Bradley Hooper had low expectations and a budget to match when he started looking for a warm-weather getaway in the Finger Lakes region.
“Basically, I was looking for a dump that needed to be cleaned up,” Hopper, 37, said.
The real estate agents showed him that the dumpsters were intact, then suggested that he demolish one and build something new in its place.
But Hooper, who teaches elementary reading at East High School in the Rochester City School District, is a conservationist. As a middle-income person, “I couldn’t afford anything in the Finger Lakes, or the official Finger Lakes” — not even a landfill.
Then he remembered how as a child his parents would take him to the Silver Lake Twin Drive-in in Wyoming County during the summer, and that it was close to the actual Silver Lake. So, he decided to revisit the area about 48 miles southwest of Rochester, and that’s where he struck gold.
Hopper found his dumpster — a circa-1878 cabin that, thanks to its dilapidated condition, was priced at $47,000, but also located within the Silver Lake Institute Historic District, meaning it would qualify for federal and New York state tax credits. It will offset about half of the $45,000 rehabilitation cost.
In May 2022, he purchased a two-story, 938-square-foot home, and on Wednesday, September 20, millions of TV viewers will be able to see the renovation during an hour-long episode of “In With the Old,” airing at 8 p.m. on Magnolia Network and streaming on Discovery+ and Max (formerly HBO Max).
This isn’t Hopper’s first foray into DIY renovation, or appearance on national television.
In 2011, he bought an 864-square-foot bungalow in Irondequoit’s Winona Woods neighborhood and restored the 1930 home himself, guided only by tutorials on YouTube and Instagram.
His Instagram posts about the project caught the attention of HGTV’s “Cheap Old Houses,” and two years ago it featured the two-bedroom, one-bath home in an episode.
The Magnolia Network, run by home improvement gurus Chip and Joanna Gaines, also tracked down Hopper via Instagram about chronicling the Silver Lake cottage job.
Agreeing to participate in the program “In With the Old” meant that the speed of work was greatly increased.
“A fun hobby I can get away from when I’m tired” suddenly had to be completed by Memorial Day this year. “So, any free moment I had — every school holiday, every vacation — I would go there,” said Hopper, who was helped by his friend Daniel Kanter of Kingston, New York.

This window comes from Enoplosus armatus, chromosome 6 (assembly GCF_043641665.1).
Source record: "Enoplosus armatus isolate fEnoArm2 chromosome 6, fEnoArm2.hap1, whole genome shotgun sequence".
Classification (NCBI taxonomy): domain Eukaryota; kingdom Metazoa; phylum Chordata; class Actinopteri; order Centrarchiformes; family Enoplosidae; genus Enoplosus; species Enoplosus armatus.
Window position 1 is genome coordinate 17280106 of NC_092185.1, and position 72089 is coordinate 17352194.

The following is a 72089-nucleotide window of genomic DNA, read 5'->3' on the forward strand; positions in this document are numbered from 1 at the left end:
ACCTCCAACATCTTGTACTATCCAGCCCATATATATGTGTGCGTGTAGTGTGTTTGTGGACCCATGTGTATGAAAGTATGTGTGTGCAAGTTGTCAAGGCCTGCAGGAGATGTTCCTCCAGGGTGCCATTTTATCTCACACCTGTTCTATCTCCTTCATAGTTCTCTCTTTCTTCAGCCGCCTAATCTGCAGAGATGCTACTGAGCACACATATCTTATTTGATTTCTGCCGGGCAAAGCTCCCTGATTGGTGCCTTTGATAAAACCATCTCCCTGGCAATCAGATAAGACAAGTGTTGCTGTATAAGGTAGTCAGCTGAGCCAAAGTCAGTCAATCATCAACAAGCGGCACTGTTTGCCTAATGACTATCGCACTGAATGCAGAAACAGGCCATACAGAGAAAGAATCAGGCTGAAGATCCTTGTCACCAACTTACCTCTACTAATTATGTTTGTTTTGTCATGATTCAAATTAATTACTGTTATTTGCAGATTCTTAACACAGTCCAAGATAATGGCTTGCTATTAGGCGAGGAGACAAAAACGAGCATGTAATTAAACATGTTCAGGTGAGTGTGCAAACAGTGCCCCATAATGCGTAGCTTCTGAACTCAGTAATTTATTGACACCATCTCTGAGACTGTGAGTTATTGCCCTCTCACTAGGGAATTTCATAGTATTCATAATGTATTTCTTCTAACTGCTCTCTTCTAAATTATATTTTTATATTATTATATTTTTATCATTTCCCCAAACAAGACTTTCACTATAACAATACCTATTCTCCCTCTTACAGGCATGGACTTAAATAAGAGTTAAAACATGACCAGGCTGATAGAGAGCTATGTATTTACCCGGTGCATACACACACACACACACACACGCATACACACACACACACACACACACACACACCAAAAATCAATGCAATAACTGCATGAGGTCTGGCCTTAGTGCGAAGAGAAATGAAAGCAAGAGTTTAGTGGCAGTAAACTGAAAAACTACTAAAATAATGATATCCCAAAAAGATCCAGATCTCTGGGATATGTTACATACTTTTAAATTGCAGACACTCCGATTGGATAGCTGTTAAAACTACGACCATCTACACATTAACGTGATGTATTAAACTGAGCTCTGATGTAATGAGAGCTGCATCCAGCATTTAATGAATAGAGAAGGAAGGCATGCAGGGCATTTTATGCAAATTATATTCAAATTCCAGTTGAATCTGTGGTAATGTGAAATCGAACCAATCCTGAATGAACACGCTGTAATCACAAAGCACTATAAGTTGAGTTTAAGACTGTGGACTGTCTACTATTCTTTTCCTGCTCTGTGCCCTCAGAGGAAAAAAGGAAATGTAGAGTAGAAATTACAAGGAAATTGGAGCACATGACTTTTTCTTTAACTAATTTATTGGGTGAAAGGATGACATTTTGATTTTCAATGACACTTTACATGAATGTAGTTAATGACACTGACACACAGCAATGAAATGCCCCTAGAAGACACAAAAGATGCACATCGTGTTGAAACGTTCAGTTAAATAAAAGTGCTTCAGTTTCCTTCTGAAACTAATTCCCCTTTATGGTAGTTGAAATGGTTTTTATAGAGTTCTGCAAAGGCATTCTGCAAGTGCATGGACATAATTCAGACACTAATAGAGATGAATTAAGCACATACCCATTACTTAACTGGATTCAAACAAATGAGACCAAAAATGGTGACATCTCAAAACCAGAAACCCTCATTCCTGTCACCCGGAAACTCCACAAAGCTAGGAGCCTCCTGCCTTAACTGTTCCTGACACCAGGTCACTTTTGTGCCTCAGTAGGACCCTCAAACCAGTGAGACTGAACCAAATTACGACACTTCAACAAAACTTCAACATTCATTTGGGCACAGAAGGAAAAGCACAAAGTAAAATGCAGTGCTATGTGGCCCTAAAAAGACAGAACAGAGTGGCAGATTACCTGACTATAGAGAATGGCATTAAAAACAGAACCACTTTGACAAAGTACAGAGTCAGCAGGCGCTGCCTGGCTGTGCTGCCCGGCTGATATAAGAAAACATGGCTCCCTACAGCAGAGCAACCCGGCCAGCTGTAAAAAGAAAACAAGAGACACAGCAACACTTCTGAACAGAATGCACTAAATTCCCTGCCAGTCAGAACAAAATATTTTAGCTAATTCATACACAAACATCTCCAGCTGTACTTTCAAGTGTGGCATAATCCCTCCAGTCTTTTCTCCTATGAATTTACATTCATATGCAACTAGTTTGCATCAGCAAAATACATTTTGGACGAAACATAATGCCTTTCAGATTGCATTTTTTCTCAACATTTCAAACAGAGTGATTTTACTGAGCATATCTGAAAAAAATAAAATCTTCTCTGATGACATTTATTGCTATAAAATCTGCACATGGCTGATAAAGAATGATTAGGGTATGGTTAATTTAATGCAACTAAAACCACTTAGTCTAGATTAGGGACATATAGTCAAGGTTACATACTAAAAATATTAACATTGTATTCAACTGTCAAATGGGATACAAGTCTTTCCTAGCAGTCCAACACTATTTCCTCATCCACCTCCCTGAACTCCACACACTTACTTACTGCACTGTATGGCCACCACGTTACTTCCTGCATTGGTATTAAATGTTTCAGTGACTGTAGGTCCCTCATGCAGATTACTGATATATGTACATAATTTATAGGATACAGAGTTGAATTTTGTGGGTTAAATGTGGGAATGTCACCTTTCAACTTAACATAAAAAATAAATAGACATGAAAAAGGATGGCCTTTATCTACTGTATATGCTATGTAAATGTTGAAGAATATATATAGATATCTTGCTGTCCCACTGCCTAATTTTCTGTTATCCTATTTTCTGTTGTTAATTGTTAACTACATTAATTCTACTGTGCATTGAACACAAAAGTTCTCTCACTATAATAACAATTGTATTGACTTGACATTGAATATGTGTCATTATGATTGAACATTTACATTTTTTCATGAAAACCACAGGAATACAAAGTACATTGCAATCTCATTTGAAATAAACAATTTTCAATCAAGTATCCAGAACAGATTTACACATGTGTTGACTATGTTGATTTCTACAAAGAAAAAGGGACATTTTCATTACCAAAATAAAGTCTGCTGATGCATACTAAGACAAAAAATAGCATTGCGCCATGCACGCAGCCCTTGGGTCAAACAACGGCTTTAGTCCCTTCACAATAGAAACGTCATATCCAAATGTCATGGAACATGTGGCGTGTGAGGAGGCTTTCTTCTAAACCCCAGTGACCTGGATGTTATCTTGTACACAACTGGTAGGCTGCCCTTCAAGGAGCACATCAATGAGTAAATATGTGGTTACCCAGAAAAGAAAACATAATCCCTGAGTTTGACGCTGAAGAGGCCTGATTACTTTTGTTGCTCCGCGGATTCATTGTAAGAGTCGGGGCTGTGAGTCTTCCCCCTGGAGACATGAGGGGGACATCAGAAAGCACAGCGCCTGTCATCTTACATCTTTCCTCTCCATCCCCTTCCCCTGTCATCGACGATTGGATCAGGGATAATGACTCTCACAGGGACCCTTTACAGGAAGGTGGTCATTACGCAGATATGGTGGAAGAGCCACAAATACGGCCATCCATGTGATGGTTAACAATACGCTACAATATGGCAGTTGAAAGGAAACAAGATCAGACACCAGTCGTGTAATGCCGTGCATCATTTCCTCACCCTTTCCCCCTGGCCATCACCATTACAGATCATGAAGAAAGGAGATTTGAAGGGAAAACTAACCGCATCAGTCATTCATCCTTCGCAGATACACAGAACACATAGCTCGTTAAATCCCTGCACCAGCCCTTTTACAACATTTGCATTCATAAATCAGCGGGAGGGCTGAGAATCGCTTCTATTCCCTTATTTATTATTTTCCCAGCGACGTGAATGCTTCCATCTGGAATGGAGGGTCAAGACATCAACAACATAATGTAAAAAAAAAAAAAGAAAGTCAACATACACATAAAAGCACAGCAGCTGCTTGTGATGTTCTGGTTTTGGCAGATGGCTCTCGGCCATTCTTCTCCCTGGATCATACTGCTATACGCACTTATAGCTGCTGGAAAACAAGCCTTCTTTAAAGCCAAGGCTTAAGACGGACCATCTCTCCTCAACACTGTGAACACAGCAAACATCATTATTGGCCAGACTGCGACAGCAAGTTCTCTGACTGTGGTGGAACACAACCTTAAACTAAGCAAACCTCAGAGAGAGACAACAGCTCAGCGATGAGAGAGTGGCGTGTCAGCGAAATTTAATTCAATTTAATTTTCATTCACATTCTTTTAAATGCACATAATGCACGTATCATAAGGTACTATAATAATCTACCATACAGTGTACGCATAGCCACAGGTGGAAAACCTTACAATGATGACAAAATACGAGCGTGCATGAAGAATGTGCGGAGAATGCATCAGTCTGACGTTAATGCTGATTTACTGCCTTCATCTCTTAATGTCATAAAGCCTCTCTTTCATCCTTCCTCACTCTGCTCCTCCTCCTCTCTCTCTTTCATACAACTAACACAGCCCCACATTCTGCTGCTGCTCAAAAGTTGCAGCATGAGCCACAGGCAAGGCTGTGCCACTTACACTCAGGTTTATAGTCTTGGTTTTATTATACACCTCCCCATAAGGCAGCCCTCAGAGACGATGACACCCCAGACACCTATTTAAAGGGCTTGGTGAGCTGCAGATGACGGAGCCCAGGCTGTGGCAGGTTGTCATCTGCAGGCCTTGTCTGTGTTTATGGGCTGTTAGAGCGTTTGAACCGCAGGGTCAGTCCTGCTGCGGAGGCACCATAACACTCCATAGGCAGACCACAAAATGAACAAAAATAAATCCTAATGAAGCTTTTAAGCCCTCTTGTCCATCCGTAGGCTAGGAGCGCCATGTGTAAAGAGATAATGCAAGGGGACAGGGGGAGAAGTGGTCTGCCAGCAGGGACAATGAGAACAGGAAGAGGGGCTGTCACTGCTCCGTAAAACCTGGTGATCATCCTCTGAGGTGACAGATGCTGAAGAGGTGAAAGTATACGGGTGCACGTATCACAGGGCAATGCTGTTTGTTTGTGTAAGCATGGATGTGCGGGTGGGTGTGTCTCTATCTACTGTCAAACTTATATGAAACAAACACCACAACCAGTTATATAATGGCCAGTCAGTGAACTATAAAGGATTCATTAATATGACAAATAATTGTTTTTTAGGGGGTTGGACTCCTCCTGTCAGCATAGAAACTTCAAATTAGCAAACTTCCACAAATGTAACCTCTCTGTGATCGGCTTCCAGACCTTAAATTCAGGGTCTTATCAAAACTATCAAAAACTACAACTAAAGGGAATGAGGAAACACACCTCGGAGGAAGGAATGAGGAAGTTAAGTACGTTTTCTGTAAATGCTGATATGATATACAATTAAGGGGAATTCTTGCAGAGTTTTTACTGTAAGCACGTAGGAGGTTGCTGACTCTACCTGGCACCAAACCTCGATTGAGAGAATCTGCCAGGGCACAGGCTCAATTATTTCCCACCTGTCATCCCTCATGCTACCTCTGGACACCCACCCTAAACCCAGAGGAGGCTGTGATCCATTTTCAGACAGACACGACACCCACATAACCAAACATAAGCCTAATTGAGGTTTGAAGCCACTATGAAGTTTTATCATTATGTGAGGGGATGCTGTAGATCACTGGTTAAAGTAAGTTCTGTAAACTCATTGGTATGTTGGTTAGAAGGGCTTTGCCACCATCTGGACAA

The three-season dwelling, originally part of a Methodist revival camp, did not have a furnace, but to meet the show’s tight production schedule, work had to continue through the winter, which meant putting heaters into service. However, it didn’t generate enough warmth to run water, “so there was nowhere to go to the bathroom,” Hooper said.
TV pressures aside, rehabilitation will never be a rural trek.
First, “there were a lot of animals living in the house,” Hopper said. “Bats – there was a whole incident with bats. We opened up a wall, and it was full of carpenter ants. There were squirrels in the attic. I think we got rid of them all.”
The building, which has three bedrooms and one bathroom, was built without a foundation. Like the necessary electrical rewiring, this work is handled by professionals.
However, Hopper and Canter completed all the other tasks: leveling the floors, assembling the kitchen cabinets, building a custom red oak deck, creating a fireplace mantle in the living room, refinishing the floors, painting inside and out, restoring the original windows, propping up the porch, making a railing. Outdoor, hang wallpaper and find every piece of furniture, every appliance, every fixture and every decor item that fills the space.
“The stuff literally came from the woods, from the sidewalk, from Facebook Marketplace,” Hopper said.
The end result is an eclectic, fun and elegant mix of eras.
“I like the community aspect.”
But there is more to love than property itself.
Silver Lake Institute owns the waterfront of Silver Lake, so everyone has access to the water, docks, etc.
The Silver Lake Institute is modeled after the Chautauqua Institute and its mix of arts and educational programs. “They have concerts every Friday night, lectures and workshops, all that kind of stuff. I like the community aspect,” he said.
Hopper has also joined the Institute’s Board of Directors and is involved in a number of committees, which means he has more than just a financial stake in the community, which is a big plus for him. “I loved being able to participate here,” he said.
However, in the end, the cabin is a refuge, and Hopper needs it: “Teaching is overwrought,” He said.
Reporter Marcia Greenwood covers general assignments. Send story tips to email@example.com. Follow her on Twitter @MarciaGreenwood.